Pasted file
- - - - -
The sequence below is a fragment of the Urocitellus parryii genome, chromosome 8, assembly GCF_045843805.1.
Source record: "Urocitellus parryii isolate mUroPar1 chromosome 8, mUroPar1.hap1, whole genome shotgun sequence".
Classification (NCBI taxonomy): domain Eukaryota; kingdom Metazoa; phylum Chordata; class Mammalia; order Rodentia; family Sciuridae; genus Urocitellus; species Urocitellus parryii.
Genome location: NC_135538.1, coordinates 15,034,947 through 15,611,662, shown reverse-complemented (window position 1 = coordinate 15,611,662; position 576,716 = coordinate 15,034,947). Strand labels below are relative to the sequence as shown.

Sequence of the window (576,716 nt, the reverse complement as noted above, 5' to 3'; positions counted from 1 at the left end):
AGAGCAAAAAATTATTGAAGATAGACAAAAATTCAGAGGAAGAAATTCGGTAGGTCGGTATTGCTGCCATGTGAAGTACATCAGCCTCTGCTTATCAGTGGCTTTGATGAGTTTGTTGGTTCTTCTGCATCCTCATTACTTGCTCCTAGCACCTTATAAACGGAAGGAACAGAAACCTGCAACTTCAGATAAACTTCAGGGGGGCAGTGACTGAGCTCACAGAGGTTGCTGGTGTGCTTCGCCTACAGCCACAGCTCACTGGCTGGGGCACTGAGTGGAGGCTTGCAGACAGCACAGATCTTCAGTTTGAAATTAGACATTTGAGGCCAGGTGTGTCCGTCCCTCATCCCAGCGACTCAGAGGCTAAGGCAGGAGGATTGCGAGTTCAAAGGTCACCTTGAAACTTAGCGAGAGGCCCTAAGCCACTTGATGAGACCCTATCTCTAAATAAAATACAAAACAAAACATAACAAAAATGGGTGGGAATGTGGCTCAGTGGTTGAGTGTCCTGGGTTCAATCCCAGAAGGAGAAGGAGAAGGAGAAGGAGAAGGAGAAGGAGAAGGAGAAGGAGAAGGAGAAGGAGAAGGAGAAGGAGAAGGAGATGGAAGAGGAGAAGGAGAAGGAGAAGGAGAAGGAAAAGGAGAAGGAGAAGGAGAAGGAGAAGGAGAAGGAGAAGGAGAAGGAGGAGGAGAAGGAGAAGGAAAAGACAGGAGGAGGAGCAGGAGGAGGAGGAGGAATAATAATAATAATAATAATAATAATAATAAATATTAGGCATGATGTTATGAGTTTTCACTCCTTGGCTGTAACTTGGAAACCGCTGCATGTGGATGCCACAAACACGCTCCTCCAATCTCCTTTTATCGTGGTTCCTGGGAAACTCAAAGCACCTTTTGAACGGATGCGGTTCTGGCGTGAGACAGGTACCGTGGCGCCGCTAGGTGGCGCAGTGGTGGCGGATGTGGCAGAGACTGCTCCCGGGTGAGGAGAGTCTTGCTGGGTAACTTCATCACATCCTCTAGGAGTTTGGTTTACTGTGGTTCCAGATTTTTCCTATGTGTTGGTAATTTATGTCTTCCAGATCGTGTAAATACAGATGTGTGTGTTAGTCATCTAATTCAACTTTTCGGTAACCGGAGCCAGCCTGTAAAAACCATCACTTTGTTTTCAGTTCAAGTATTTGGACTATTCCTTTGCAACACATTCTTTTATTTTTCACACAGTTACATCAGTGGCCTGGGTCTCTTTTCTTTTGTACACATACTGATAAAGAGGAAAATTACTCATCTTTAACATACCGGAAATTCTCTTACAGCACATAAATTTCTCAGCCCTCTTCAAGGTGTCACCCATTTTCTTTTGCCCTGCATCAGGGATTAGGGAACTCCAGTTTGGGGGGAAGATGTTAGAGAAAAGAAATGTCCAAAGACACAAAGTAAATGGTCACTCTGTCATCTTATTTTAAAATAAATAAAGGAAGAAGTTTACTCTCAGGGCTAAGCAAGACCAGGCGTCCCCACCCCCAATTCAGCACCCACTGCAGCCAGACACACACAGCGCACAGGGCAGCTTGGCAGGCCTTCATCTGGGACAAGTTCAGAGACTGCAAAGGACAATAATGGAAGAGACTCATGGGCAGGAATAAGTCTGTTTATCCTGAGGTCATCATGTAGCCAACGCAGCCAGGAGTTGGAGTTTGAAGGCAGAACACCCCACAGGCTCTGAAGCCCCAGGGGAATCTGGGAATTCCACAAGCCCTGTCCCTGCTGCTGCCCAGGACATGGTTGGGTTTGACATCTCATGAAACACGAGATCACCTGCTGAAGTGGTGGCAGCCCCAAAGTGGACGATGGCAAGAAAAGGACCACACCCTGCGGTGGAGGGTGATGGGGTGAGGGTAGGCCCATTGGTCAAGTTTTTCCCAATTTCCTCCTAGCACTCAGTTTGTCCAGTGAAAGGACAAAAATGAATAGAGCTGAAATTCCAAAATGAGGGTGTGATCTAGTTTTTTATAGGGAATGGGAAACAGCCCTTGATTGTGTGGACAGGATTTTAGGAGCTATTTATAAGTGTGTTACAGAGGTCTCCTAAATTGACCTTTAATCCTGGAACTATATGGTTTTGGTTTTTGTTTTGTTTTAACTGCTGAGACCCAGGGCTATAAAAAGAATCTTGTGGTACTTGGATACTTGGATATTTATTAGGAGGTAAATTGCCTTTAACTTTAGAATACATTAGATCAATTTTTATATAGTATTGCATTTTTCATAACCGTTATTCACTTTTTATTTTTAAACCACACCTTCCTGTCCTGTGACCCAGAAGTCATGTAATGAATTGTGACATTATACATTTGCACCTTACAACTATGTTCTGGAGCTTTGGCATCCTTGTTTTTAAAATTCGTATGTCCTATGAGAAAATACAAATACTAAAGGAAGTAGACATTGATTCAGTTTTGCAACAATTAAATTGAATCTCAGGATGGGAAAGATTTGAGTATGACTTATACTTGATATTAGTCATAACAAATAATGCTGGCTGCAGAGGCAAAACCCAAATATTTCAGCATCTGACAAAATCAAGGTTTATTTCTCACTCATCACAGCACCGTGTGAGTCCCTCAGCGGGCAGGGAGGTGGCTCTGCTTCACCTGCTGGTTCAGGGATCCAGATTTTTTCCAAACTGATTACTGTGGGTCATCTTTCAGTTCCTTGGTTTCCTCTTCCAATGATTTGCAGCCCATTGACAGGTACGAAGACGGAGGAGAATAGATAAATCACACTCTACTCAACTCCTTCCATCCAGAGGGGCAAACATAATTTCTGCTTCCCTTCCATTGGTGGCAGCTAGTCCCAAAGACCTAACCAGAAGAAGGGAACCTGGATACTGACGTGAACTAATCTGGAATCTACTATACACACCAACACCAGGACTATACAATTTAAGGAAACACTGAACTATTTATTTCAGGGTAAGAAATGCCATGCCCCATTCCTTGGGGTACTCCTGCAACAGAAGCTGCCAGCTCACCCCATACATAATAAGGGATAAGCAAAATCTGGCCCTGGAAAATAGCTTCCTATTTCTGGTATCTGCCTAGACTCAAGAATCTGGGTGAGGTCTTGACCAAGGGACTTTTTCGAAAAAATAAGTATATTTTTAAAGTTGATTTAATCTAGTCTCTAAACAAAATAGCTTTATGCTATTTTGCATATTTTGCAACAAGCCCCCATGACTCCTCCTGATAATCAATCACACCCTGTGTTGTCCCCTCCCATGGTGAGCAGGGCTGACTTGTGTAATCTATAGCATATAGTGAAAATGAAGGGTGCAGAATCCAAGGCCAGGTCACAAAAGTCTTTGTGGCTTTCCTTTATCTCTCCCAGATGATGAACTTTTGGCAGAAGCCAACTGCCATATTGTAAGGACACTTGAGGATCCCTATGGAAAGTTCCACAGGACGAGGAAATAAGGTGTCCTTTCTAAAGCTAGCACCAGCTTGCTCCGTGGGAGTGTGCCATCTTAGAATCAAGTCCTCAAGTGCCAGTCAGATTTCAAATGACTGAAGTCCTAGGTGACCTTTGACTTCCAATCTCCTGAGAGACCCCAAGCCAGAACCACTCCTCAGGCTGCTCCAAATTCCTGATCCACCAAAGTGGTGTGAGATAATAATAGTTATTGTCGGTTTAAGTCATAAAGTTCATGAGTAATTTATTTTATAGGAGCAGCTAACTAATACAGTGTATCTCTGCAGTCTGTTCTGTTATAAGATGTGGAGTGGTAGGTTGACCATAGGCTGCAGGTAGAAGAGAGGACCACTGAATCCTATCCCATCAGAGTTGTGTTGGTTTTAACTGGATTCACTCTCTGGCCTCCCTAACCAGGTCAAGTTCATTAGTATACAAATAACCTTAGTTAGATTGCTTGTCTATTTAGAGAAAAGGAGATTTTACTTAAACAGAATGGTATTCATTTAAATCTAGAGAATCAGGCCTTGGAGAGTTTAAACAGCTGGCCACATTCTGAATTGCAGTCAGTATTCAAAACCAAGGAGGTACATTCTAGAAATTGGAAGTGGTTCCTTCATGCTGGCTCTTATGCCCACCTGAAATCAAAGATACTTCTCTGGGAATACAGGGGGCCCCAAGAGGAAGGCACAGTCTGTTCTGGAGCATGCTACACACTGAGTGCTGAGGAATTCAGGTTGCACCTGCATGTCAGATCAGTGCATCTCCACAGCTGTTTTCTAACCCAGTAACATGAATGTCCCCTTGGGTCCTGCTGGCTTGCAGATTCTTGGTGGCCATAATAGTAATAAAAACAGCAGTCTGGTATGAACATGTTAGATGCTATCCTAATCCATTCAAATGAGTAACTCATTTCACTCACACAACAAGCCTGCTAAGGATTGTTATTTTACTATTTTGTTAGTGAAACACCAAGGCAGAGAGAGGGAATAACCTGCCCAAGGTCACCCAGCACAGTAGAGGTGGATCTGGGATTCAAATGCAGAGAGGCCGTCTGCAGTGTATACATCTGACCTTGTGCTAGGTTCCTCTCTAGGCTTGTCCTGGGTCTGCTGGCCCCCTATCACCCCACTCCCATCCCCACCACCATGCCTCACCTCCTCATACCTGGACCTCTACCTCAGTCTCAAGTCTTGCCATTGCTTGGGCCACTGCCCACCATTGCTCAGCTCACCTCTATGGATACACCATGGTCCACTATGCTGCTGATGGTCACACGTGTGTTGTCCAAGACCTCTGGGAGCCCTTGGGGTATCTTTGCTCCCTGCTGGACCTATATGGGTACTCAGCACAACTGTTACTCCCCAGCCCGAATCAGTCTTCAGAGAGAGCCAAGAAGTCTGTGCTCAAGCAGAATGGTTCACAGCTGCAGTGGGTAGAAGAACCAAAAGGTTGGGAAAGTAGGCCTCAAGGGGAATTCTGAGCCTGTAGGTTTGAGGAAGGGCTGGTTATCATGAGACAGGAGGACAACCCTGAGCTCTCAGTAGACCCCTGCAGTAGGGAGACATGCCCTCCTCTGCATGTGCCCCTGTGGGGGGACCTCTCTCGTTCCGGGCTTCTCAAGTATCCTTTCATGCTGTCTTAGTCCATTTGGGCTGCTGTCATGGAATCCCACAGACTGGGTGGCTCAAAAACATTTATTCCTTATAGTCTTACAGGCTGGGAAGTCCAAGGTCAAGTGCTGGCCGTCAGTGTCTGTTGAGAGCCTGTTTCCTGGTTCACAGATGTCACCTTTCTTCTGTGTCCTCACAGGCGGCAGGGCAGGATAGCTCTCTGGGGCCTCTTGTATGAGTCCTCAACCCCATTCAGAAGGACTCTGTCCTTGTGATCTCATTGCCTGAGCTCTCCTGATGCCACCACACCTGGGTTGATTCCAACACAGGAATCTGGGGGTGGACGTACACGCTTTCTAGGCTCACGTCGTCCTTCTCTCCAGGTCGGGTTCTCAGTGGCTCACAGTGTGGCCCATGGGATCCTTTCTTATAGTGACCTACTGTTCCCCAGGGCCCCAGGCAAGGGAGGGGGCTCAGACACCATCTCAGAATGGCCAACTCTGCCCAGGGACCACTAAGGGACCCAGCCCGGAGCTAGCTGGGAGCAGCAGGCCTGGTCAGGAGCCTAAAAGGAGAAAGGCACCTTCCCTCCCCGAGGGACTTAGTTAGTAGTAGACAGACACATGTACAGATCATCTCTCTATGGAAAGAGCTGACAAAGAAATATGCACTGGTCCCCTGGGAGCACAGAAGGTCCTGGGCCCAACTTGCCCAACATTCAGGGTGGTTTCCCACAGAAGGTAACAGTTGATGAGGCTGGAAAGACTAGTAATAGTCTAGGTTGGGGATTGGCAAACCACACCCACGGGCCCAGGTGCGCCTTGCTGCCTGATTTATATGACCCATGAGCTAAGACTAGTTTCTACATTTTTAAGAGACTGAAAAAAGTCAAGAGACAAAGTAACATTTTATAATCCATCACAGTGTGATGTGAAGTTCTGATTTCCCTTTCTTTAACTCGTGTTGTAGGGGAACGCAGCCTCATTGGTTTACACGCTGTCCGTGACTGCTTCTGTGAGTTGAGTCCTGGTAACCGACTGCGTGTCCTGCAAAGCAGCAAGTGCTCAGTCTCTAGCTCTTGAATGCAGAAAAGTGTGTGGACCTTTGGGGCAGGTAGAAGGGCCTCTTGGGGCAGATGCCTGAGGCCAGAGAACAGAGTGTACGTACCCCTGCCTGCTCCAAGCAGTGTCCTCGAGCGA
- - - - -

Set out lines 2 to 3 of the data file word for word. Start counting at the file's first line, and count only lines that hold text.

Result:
Source record: "Urocitellus parryii isolate mUroPar1 chromosome 8, mUroPar1.hap1, whole genome shotgun sequence".
Classification (NCBI taxonomy): domain Eukaryota; kingdom Metazoa; phylum Chordata; class Mammalia; order Rodentia; family Sciuridae; genus Urocitellus; species Urocitellus parryii.